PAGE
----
Monday, September 17, 2012

Archery Party - Target Pinata



Let it officially be said that this pinata is the prototype of more pinatas to come.
It is the fastest pinata I have ever made.
It is the best-performing pinata I have ever made.
It is the biggest pinata I have ever made.
It is the easiest pinata I have ever made.
It is the longest-lasting pinata I have ever made.

Because it is cardboard. 
(Duh.)

Never again will I sully my hands with newspaper pulp and glue/flour/suspiciously gummy stuff!

For a person who is incurably infatuated with cardboard, I am ashamed to say that, in spite of seeing cardboard bash-up pinatas in every single party store, I'd never made a cardboard bash-up pinata. I've made a cardboard pull-apart pinata and a cardboard pull-candy-out pinata but never a bash-up one. 

Do you know why?  
Because I knew my heart would break to watch a cardboard thing being beaten to a pulp by young thugs wielding baseball bats, that's why.

Oh, the disrespect!

But this party needed a cardboard pinata because - shockingly - there wasn't any other cardboard thing there! There was PVC and wood and vinyl and webbing and fabric and foam and plastic cable ties and cookie dough, even. But no cardboard! Absolutely mortifying.

So cardboard pinata it was.

It was just two huge circles with a gusset of sorts, glued around it. We left a hole at the top for candy-filling

and punched holes on either side of that gap for stringing up.

And then the kids painted it rainbow colors, with one side in reverse color order of the other:


Then we filled it with candy.

And strung it up.

And the kids bashed it to death.

But not before it outperformed all its predecessors in Every. Single. Way. So I grimaced throughout the entire torture session and I might even have closed my eyes and shuddered.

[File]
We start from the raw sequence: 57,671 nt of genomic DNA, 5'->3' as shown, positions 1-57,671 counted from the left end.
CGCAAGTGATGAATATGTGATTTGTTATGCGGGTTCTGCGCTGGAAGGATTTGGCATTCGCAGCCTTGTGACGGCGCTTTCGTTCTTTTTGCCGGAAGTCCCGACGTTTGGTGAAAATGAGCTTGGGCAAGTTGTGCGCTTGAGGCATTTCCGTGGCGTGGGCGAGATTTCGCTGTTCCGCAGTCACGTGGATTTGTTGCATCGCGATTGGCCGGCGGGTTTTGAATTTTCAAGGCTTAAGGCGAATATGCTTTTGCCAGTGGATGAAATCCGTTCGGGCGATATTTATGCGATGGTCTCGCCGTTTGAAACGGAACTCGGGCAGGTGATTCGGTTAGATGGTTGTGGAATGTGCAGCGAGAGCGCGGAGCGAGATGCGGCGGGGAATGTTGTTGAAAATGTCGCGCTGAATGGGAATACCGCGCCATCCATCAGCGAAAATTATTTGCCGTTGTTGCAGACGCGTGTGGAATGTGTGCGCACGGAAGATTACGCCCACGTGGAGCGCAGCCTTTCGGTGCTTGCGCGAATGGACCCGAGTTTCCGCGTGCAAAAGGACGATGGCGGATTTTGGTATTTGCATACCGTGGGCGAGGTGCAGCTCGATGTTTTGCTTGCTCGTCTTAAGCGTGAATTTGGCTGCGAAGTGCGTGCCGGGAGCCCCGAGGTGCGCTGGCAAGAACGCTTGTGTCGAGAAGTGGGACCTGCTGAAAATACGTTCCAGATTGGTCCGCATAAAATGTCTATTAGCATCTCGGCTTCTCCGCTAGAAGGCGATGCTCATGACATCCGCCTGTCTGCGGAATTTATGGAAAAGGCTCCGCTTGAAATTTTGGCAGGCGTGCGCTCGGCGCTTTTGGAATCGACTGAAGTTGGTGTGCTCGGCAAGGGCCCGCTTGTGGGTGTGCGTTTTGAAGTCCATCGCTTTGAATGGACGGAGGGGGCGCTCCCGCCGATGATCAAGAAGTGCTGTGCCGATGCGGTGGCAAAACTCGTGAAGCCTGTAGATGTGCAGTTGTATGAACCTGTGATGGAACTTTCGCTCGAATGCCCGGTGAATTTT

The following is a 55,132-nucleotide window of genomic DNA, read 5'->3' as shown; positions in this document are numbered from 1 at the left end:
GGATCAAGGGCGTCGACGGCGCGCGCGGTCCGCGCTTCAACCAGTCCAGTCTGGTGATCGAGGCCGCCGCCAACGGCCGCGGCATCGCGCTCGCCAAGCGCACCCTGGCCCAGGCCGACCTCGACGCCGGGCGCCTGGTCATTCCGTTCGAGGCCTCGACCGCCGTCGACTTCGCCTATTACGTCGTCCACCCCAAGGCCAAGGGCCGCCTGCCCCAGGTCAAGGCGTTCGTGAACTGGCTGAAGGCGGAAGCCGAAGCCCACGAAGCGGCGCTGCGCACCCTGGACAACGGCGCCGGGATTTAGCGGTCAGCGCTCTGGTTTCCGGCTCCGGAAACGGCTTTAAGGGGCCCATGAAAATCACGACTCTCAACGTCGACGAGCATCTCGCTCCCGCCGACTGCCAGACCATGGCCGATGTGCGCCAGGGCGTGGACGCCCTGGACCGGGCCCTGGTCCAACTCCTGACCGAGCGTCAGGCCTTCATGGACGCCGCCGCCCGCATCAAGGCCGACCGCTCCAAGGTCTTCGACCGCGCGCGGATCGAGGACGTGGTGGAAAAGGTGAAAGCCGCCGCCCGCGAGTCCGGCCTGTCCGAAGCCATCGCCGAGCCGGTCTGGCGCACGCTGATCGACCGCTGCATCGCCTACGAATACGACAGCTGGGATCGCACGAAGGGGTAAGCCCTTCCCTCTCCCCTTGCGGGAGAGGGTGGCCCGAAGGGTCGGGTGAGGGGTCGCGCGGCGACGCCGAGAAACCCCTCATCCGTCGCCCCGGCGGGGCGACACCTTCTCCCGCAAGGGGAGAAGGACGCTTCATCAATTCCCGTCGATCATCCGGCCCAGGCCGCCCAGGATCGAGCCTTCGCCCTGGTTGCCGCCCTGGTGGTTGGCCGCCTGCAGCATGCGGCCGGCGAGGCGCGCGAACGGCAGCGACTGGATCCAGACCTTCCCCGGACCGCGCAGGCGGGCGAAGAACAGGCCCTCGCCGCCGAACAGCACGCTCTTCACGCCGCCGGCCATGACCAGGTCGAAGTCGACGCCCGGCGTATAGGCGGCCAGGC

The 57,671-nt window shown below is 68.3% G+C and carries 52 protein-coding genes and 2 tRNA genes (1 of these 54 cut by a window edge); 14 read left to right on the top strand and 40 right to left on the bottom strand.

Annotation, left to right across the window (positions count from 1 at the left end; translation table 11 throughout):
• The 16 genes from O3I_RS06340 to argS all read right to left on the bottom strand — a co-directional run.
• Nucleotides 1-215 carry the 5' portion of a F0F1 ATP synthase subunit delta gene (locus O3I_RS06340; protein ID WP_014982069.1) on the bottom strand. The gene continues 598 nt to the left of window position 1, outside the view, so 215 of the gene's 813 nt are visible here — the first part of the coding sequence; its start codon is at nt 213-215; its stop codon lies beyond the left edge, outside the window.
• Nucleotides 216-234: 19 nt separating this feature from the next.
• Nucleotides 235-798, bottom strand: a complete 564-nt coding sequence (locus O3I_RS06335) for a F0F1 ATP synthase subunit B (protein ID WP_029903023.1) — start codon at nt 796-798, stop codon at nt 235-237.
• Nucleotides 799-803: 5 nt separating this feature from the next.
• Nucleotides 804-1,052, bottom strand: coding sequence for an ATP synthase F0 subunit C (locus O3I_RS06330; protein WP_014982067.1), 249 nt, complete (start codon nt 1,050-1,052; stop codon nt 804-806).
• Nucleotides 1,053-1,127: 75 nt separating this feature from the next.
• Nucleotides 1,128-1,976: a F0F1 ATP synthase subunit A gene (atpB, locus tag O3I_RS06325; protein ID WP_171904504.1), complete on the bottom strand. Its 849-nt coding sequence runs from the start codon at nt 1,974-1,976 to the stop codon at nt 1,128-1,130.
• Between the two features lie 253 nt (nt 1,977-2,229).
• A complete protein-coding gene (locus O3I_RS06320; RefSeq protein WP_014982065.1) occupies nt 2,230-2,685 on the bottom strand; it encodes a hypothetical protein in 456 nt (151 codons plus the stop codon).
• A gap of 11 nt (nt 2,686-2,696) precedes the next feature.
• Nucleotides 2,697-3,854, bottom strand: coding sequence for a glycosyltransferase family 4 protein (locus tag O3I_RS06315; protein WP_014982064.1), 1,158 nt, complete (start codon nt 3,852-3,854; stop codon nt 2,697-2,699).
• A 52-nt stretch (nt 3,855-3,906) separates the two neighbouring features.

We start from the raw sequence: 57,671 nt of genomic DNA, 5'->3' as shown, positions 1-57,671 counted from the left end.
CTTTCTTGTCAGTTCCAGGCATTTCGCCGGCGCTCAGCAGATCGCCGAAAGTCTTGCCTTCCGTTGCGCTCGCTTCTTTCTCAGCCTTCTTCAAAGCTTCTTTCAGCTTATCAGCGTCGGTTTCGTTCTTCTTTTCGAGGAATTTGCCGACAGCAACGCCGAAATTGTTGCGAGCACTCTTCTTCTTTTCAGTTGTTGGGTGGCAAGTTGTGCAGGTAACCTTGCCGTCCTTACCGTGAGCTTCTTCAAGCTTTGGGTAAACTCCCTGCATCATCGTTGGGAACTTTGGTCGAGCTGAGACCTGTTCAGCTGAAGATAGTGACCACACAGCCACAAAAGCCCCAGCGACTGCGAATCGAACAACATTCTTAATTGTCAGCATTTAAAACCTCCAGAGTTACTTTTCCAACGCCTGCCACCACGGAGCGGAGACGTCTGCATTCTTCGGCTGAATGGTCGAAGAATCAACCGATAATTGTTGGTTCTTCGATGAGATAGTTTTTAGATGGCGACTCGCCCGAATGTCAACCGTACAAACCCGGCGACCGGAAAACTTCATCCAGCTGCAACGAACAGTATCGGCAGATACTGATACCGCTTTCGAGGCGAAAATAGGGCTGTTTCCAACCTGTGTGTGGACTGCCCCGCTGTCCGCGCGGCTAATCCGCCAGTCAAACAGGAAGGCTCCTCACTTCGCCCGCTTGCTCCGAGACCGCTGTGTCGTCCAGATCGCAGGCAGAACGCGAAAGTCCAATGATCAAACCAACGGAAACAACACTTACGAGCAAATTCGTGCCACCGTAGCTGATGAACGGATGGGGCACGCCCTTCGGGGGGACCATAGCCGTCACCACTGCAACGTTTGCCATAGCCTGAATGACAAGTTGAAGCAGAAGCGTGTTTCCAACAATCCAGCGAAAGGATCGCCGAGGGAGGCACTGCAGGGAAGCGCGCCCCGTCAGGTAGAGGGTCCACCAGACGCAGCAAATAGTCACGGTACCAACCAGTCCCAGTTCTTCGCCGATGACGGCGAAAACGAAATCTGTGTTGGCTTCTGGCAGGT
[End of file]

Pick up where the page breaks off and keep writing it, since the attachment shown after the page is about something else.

But it was truly magnificent: each hit produced just a bit of candy. Not an avalanche. Couldn't have been more perfect. It lasted long enough for 14 of the 15 guests to bash it once and release candy (the 15th guest put it out of its misery). And -for once- it took longer to destroy than it took to make. I call that Very Worth It. So from now on, unless there is a special need for a spherical/ovoidal one, I will be making all my pinatas from cardboard. It should've been a no-brainer, but my heart got in the way. I know better now. Cardboard is supreme. All hail cardboard.   

4 comments:

  1. You are so funny, LiEr! Love the tutorials - magnificent, as always. One pinata suggestion that I read about (but never tried, my littles are still too young) is to mix a few rolls of quarters (opened up, that is) in with the candy to heighten the thrill of the bludgeoning.

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  2. It did really look too beautiful to destroy! I hope you've recovered by now. :)

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  3. Amen! You wonder how you can do so much with a material like cardboard, and then have an "I can't believe I never thought of that" moment. Your pinata evolution has been epic. really.

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  4. Funny, I've always considered the relative durability of well-constructed cardboard pinatas to be a disadvantage -- we WANT an avalanche after several hits! In fact, when I've bought party-store pinatas and not converted them to pull-string, I generally prime them by making some razor cuts in inconspicuous places, so that they'll break more easily. Otherwise, it always seems that a parent ends up ripping the darn thing apart and dumping the contents out by hand, after the kids tire of swinging at it.

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